As a true blue Dodger fan, I don't care much for the San Francisco Giants. I mean, I'm civil and everything, but I will (politely) boo them and their players with a lot of gusto. And even if I come upon the rare record book which registers their virtually unwatched 2010 World Series fluke, I am careful to remind Giants fans that their San Francisco trophy case carries four fewer trophies than our own Los Angeles Dodgers' case.
Which brings me to football. I don't care much about football, and the little eneergy I do spend in following it skews toward college football rather than the professional spectacle known as the NFL. Perhaps this reflects the fact that Los Angeles doesn't have a pro football team (besides the USC Trojans); at the very least, this doesn't help any. But even as a kid growing up in SoCal, I didn't care much about the Lambs (too weak) or the Raiders (too scary).
So here come the 49ers, having rebuilt their squad on the back of an old-school Stanford coach who has given washouts like Alex Smith a reinvigorated and perhaps unrealistic perspective. Yet the 49ers, mediocre for years before, are suddenly in the conference playoffs.
San Francisco fans are psyched, of course. They haven't seen a winning 49ers team for decades, and frankly, they're so overcome with giddiness that they can barely hold their pinkies in while grasping their chardonnay glasses.
I recall about six or seven years ago when I was waiting for a table at the House of Prime Rib in San Francisco, along with a large party of inlaws from my wife's family. The queue was long and people were getting ornery. And then, in walks another group, much later than us, and puts their similar-sized party's name in the queue. And suddenly, they vault ahead of us and are seated.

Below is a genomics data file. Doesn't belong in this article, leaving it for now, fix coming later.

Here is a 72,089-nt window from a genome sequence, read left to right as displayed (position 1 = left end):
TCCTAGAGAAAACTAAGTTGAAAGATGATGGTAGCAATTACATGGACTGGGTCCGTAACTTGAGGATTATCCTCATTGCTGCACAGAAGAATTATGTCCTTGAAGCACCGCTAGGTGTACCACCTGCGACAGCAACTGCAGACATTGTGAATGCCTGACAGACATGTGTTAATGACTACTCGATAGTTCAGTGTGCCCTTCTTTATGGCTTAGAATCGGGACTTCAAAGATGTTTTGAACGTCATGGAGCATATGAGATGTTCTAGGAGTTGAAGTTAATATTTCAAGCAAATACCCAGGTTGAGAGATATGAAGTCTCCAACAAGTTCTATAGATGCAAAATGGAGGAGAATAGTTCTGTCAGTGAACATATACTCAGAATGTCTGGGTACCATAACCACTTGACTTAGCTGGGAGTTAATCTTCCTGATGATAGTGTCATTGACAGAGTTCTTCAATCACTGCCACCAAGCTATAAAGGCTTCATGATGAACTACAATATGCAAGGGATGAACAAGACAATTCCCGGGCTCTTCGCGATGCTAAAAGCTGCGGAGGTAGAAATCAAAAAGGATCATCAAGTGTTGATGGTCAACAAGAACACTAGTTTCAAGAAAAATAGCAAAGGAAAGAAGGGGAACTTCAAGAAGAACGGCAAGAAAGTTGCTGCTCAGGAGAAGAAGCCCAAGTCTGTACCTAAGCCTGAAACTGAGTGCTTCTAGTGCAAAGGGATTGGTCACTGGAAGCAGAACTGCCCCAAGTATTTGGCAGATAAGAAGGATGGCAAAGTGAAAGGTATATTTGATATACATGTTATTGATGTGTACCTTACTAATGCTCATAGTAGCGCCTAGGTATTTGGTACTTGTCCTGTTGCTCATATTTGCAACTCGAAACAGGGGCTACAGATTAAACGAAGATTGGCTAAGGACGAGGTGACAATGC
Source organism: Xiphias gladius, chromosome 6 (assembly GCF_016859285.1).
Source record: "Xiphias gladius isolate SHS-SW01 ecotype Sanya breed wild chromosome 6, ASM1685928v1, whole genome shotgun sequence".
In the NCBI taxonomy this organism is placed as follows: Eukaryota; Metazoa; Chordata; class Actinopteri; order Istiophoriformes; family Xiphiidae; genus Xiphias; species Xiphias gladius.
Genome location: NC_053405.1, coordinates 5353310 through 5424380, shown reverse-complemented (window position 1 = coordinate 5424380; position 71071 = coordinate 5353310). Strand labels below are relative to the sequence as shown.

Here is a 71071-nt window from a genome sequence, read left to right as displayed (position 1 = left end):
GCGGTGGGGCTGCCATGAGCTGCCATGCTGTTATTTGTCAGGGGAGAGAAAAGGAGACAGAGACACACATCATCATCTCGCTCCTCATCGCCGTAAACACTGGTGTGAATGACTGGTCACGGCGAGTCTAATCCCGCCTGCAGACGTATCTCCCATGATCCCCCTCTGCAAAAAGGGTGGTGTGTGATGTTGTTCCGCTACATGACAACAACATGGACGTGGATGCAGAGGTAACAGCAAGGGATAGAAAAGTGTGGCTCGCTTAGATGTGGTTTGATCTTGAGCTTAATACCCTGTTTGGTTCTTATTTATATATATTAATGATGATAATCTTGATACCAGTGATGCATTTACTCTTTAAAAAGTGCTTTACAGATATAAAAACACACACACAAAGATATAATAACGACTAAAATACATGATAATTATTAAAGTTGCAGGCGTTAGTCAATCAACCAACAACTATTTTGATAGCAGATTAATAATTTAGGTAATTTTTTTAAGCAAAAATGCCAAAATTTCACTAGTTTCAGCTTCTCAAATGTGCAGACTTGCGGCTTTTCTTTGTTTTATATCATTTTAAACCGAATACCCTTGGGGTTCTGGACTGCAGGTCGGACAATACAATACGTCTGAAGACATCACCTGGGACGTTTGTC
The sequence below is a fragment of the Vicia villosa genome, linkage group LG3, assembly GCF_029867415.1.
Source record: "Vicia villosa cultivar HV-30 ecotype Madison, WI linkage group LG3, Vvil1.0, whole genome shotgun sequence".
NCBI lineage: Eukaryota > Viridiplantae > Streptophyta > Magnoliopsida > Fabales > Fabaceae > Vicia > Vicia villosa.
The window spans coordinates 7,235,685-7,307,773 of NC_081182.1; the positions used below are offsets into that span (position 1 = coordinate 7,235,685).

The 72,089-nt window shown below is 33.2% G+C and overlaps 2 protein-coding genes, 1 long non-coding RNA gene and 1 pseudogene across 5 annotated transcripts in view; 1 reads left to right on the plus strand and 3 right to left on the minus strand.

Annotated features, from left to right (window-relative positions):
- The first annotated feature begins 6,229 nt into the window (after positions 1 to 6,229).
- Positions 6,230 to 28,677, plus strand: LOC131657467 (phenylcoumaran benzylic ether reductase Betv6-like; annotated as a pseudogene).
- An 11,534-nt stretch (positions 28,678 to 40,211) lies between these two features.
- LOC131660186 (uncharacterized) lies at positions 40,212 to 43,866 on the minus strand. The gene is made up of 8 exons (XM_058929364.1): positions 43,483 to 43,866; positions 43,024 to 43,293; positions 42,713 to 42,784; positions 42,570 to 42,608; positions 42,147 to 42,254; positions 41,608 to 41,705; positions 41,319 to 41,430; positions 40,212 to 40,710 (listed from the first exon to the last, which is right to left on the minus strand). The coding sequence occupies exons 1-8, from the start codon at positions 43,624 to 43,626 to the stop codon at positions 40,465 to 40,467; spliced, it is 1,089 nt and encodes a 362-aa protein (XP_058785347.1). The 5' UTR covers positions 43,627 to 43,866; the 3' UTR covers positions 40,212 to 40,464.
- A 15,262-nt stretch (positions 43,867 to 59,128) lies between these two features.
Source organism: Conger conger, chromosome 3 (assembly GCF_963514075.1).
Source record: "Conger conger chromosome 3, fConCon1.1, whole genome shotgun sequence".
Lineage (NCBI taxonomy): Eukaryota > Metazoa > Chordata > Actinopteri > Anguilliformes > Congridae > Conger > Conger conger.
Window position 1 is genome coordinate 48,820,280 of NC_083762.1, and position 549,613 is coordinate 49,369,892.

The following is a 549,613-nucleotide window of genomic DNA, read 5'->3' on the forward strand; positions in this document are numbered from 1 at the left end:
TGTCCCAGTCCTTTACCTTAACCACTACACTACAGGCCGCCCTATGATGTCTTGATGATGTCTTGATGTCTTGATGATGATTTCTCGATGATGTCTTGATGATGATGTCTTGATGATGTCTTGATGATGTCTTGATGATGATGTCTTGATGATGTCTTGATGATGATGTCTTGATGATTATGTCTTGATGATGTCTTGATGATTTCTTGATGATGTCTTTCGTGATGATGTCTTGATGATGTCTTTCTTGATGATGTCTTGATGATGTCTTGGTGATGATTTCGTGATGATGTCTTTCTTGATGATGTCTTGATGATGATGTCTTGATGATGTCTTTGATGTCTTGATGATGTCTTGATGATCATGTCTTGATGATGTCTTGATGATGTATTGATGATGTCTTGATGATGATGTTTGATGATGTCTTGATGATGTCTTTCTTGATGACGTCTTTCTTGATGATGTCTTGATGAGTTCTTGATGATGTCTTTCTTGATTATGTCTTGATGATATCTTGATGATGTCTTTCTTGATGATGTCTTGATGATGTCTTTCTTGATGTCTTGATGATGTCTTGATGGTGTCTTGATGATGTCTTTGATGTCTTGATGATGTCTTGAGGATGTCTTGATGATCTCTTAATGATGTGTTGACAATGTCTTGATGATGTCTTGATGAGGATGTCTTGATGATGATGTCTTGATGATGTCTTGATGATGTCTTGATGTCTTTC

My brother-in-law and I raise the issue of this inequity to the hostess, who acknowledges the favored treatment and promises to seat our party promptly. However we were pretty aggravated, so much so that the about-to-be-seated party looks back and notices the affront. The next thing I know, one of the older guys in their party comes over to us and says, "hey, sorry about this. Can I buy your party a round of drinks, on us?"
Totally cool move on his part, right? And I'm rarely one to turn down a free drink. However my brother-in-law just glares at the guy, and while I'm taking drink orders from the rest of our clan, he retorts that he doesn't want this guy's charity. I shrug my shoulders and put in my drink order, but my brother-in-law just glares at the guy, and I don't really understand why at the time.
Turns out that guy was John York, husband to the co-owner of the 49ers. And my brother-in-law, a lifelong fan of every San Francisco sports team, was so pissed at how the 49ers franchise had degraded under York's tenure, that he couldn't stomach even an offer of free alcohol from the owner. So be it.
Anyway, I digress. I've got nothing in particular against the 49ers, and certainly not the level of hatred as my brother-in-law had toward York. I mean, I find them annoying, but only insofar as I find most Bay Area sports fans insipid and bothersome.
I'll watch the NFL if it's on TV and there's nothing else. And sure, the single-elimination playoffs are more compelling theatre. But these teams evoke no passion in me; I'm largely indifferent about the New York Giants, let alone the Ravens and Patriots. And I think if push came to shove, I'd probably root against the Niners--simply because they're from the same city as the hated San Francisco Giants.
Is this wrong? Is this even rational? And are any of you Dodger fans going through the same set of emotions about the NFL playoffs? Discuss, as I'm about to consider (more) therapy.